General Jan Henryk DąbrowskiPolish général de division who served France from 1796 to 1814
Born: August 29, 1755
Place of Birth: Pierszowice, Poland
Died: July 6, 1818
Place of Death: Poznan, Poland
Arc de Triomphe: DOMBROWSKY on the south pillar
General Dombrowski was a well known Polish officer who began his career in the Saxon military. After serving in the guard of the Elector of Saxony, in 1791 he entered the Polish military and the next year was serving as a major. Troubles followed though as in 1793 he was denounced by his enemies who claimed he was promoting intrigues with the pro-Russian party. Arrested by the government, he was taken to Warsaw but absolved of the charges and returned to active duty. The next year he was promoted to lieutenant general, and fought against the Prussians at Labiszin and Rydgocszy. In 1795 he was taken prisoner by General Suvarov but was well treated and eventually he recovered his freedom.
Once free, Dombrowski traveled to Cologne and in November of 1796 he was authorized by the French to serve as a volunteer in their staff of the Army of the Sambre-et-Meuse. After also raising a Polish legion to serve France, he traveled to Italy where he took command of the 1st and 2nd Polish legions of the Army of Italy. After serving in Delmas' and Baraguey d'Hilliers divisions, he took command of the auxiliary troops of the Cisalpine Republic in late 1798.
In early 1799 Dombrowski took command of the Polish legion in the Army of Naples with which he occupied Pontremoli, Massa, and Carrare. At the Battle of the Trebbia in June of that year he was wounded, and two months later he served in the right wing of the Army of Italy under Gouvion St. Cyr and distinguished himself at Novi . Finishing the year out with more fighting, he went on to fight at Bosco and Novi again. Awarded the rank of général de division in the French army in February of 1800, he commanded the Polish troops in Italy for the next few years. In February of 1802 Dombrowski officially entered the service of the Cisalpine Republic.
With war breaking out in 1805, Dombrowski commanded the camp of Montechiaro until December of that year when he took command of a division and fell under the overall command of Eugene de Beauharnais. After participating in the blockade of Venice, he took command of a division in the Army of Naples. In August of 1806 he was named commander of the province of Pescara, but the next month he rejoined the Grande Armée. Raising another Polish legion, this time at Posen, he led it into action in February of 1807 at Dirschau where he was wounded but victorious. In May he led his men at the Siege of Danzig as part of Marshal Mortier's VIII Corps, and then took part in the Battle of Friedland.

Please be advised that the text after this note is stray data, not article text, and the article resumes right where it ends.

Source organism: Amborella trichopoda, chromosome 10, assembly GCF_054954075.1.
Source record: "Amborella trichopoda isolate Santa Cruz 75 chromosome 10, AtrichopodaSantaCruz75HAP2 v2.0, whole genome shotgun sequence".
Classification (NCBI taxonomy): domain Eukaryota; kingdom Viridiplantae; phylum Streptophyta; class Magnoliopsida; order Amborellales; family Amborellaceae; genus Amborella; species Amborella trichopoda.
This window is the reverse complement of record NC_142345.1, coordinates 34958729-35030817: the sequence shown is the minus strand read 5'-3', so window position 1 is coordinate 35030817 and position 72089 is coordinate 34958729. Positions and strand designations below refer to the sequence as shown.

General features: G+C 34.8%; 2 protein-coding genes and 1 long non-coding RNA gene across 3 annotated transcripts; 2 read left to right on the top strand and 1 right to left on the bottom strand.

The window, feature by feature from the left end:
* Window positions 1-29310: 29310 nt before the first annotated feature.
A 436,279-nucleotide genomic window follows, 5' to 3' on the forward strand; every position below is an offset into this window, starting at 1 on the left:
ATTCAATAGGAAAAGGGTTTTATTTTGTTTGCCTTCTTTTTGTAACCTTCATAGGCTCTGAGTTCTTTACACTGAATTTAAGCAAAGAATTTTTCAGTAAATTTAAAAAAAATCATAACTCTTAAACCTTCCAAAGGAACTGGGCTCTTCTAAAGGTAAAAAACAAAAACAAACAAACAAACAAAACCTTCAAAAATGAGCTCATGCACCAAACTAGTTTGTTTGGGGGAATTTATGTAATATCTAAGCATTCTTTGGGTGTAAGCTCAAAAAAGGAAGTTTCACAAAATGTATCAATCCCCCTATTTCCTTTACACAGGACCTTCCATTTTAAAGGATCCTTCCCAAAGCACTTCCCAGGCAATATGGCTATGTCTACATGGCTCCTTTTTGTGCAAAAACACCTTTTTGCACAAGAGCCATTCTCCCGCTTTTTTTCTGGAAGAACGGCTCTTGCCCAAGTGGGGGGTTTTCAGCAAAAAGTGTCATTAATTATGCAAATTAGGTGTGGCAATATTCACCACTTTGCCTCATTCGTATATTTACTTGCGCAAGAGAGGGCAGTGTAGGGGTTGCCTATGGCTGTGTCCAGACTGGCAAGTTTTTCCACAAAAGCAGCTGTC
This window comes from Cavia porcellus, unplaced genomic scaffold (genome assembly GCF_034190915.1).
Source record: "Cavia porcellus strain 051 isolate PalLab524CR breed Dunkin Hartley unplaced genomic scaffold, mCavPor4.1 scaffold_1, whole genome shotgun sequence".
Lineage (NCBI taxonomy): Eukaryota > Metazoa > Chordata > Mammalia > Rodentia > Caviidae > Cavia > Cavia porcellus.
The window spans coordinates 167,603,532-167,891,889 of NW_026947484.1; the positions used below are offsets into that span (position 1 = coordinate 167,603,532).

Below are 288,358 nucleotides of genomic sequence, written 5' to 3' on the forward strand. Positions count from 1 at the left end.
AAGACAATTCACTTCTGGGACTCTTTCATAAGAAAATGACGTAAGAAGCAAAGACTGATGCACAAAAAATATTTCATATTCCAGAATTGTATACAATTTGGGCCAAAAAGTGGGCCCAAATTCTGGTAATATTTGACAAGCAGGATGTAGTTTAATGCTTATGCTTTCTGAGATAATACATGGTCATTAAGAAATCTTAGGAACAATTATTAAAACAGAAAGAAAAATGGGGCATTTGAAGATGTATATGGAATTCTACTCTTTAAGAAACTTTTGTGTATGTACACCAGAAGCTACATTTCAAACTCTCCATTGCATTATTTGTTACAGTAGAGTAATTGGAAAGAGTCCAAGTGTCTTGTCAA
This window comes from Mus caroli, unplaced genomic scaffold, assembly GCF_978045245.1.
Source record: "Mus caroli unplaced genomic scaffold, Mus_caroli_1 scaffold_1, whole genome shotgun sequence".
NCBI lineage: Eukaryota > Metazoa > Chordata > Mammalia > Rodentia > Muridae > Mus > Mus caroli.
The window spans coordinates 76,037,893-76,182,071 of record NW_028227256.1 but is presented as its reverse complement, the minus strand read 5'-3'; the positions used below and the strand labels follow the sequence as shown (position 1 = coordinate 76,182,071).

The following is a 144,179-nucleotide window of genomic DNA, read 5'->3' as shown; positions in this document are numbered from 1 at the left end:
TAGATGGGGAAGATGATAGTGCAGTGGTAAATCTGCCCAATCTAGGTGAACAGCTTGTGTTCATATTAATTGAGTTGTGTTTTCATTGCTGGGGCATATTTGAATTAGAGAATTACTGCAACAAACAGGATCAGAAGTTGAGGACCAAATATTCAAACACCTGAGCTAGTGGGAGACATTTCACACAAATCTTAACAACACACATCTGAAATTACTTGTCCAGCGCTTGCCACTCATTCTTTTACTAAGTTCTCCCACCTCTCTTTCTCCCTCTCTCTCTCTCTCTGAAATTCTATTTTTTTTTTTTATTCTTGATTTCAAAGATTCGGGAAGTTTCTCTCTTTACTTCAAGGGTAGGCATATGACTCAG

With the creation of the Grand Duchy of Warsaw after the Treaty of Tilsit, General Dombrowski entered the service of the newly created duchy. During a formal ceremony where the officers were being presented to the King and Queen of Saxony, Dombrowski participated by introducing each of the Polish officers to the king and queen. As he stepped forward and back, saluting and introducing each of his officers, one of his spurs caught the queen's dress and he fell, ripping her dress in the process. All present attempted to continue standing at attention until the king burst out laughing, then the queen, then everyone else, and finally Dombrowski too.1
In 1809 Dombrowski took command of a division in the Polish corps under General Poniatowski, taking part in the campaign of that year. In the years leading up to the invasion of Russia, he commanded the 2nd military division. Preparing for the invasion of Russia, he commanded the 17th Division in Poniatowski's V Corps and during the campaign was charged with blocking Bobruisk and covering the right flank of the army to Minsk and Mohilew. During the retreat, Dombrowski successfully captured a bridge over the Berezina River at Borisov. Unfortunately, despite his gallant attempts to hold the bridge against Russian attacks, he was so badly outnumbered that he was forced to give it up, enabling the Russians to destroy the bridge.2 This was a disaster for the French army, now unable to cross the river and escape the pursuing Russians, but the disaster was negated by General Corbineau's timely discovery of a ford over the river. Dombrowski then took part in the Battle of the Berezina where he was wounded.
March of 1813 saw Dombrowski commanding a Polish division and ordered to defend Wittenberg. Throughout the fighting of 1813, he commanded a Polish division under different commanders and also fought at Magdebourg. Fighting at Leipzig in October, he took command of VIII Corps after Marshal Poniatowski's unfortunate death. Charged with the defense of Compiègne in February of 1814, after Napoleon's abdication he returned to Poland where Tsar Alexander placed him in administrative positions. Over the course of his career he received many awards, including being a Commander of the Legion of Honor, the Grand Cord of the White Eagle of Poland, Commander of the Order of the Iron Crown, and a Knight of the Orders of Saint Wladimir and Saint Anne of Russia.
- Elzéar Blaze, Military Life Under Napoleon, trans. John R. Elting, (Chicago: Emperor's Press, 1995), 165.
- David G. Chandler, The Campaigns of Napoleon, (New York: Macmillan Publishing, 1966), 832-833.
- Chandler, David G. Dictionary of the Napoleonic Wars. New York: Macmillan Publishing, 1979.
- Haythornthwaite, Philip J. Who Was Who in the Napoleonic Wars. London: Arms & Armour, 1998.
- Six, Georges. Dictionnaire Biographique des Généraux & Amiraux Français de la Révolution et de l'Empire (1792-1814). 2 vols. Paris: Gaston Saffroy, 2003.
Updated prior to 2014
© Nathan D. Jensen